Eye care at the microscopic level

Alfredo Dubra, PhD, works to adjust the optics on the next generation of adaptive optics devices.

The retina has millions of light-sensitive cells known as rods and cones that initiate the process by which we visualize the world. Cell loss in diseases such as diabetic retinopathy and macular degeneration lead to irreversible vision loss, so early detection and intervention is critical to prevent blindness.

As part of Stanford’s precision health initiative, Alfredo Dubra, PhD, professor of ophthalmology, aims to improve the early diagnosing and treatment of these diseases by monitoring the anatomy and health of the retina at the cellular scale. His lab uses adaptive optics (AO) to correct the optical imperfections in the eye, and thereby capture retinal images as if seen through a microscope, viewing individual retinal cells.

This year, Dubra and his lab shifted their focus to improve image resolution to see ever smaller details of the retina, and to facilitate the use of the technology by non-experts to accelerate its utility with patients in the clinic. This involved innovations in eye movement tracking, optical design, and image processing. 

“Over this past year, we developed a new generation of AO ophthalmoscopes which will dramatically broaden the number and types of diseases that we can study,” Dubra said. “We have started deploying these advances at premier academic centers, including University of Wisconsin-Madison, Moorfields Eye Hospital/the University College London, and the National Eye Institute Intramural Research Program.”

Over this past year, we developed a new generation of AO ophthalmoscopes which will dramatically broaden the number and types of diseases that we can study.

These new technologies are being advanced through support from three grants funded by the National Institutes of Health. With the first grant, the Dubra lab will develop low-cost, high-bandwidth eye motion stabilization technology and image registration software. A second grant will support the study and correction of optical imperfections in the eye, known as wavefront aberrations, that cause blurred retinal images. The third grant aims to make AO technology more accessible in multi-center studies by improving its accuracy and reproducibility.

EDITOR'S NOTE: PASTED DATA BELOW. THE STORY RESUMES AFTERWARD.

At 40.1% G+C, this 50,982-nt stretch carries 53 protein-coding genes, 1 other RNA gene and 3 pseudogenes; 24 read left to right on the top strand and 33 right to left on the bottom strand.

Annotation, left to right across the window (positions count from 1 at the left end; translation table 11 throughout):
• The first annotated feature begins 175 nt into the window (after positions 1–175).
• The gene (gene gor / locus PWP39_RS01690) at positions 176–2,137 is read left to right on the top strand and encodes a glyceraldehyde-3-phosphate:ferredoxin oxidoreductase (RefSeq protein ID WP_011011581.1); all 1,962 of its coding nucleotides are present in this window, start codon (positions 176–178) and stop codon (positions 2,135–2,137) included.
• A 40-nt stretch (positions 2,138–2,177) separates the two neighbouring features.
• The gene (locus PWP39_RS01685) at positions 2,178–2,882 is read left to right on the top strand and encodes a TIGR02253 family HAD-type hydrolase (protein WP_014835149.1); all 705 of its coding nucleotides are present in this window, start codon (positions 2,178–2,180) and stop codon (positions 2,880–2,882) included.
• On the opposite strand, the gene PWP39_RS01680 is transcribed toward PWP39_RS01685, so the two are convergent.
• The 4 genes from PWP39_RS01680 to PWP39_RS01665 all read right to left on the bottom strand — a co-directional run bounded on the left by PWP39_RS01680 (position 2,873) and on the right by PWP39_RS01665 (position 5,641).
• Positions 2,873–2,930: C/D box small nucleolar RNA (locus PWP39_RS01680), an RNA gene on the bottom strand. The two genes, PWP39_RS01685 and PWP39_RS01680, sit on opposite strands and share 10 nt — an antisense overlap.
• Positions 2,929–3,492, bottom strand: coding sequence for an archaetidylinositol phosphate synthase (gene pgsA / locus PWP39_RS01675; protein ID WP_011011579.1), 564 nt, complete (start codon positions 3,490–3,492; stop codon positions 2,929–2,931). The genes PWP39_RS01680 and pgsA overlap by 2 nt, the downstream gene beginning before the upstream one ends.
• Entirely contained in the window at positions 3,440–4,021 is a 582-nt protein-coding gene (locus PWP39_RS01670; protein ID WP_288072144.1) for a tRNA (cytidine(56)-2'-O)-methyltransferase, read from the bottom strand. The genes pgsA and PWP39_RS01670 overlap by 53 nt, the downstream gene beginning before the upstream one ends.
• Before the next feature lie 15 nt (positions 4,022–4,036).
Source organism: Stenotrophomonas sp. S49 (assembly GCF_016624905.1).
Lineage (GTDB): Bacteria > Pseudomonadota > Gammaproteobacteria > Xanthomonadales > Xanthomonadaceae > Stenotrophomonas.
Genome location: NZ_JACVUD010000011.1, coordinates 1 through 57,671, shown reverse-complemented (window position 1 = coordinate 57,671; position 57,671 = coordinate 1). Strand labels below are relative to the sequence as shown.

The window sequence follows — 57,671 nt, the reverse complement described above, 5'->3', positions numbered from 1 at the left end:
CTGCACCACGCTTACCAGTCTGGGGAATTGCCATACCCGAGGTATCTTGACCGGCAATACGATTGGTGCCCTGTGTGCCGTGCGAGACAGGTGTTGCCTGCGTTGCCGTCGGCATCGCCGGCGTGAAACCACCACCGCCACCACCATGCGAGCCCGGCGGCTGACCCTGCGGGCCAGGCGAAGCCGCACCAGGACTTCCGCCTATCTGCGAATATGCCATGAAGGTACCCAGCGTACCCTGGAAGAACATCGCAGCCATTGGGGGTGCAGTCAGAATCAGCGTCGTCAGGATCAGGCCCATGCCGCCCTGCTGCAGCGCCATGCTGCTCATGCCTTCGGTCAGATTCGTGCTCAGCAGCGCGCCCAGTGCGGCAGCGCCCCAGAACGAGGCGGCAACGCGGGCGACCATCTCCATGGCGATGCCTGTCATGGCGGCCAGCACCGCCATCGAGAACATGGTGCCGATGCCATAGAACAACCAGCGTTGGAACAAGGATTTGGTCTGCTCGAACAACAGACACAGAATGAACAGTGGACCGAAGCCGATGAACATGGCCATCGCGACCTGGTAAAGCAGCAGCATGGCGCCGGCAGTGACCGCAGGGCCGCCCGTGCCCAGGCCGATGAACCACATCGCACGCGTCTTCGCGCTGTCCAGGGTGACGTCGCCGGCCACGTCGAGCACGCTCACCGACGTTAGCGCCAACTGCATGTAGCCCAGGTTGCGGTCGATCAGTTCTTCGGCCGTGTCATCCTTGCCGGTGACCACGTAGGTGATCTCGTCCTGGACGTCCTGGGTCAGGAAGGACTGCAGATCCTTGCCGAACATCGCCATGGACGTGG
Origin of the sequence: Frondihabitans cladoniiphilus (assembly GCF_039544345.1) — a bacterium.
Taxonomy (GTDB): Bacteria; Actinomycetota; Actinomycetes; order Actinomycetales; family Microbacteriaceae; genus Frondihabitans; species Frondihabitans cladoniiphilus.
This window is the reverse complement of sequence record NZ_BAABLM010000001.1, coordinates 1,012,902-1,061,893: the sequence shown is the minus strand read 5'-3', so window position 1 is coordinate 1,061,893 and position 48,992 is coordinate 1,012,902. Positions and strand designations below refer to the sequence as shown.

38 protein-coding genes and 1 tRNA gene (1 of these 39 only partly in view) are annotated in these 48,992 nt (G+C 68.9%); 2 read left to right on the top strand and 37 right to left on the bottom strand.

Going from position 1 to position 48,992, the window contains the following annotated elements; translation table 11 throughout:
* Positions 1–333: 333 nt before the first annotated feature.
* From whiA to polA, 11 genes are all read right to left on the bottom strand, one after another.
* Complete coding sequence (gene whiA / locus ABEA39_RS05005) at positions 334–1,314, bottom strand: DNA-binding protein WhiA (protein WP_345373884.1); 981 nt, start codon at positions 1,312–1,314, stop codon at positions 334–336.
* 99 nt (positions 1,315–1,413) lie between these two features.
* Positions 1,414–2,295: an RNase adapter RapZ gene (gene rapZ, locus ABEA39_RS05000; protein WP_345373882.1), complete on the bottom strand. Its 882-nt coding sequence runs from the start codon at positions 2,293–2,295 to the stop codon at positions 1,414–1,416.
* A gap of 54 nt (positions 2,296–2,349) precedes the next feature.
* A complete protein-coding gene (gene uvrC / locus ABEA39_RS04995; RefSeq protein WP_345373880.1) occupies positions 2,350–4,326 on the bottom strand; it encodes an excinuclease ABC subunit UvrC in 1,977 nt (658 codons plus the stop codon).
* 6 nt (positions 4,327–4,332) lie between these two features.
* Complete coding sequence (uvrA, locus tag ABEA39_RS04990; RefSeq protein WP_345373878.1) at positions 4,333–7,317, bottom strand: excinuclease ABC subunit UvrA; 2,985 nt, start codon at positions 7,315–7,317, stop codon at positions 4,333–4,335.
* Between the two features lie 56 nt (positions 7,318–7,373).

Dubra and his lab also will strengthen existing collaborations: they have plans to build an AO instrument for the Wu Tsai Neurosciences Institute, to use AO technology to help multiple sclerosis patients working with Heather Moss, MD, PhD, associate professor of ophthalmology and neurology, and to image optic disc drusen patients with Joyce Liao, MD, PhD, professor of ophthalmology and neurology. 

“Dr. Dubra has shepherded this amazing technology into reality, and we are now poised to greatly expand its use in diagnosis and treatment of our patients—an amazing step towards precision health and precision medicine,” Moss said.


Kathryn Sill is a web and communications specialist for the Byers Eye Institute in the Department of Ophthalmology, at Stanford University School of Medicine. Email her at ksill@stanford.edu.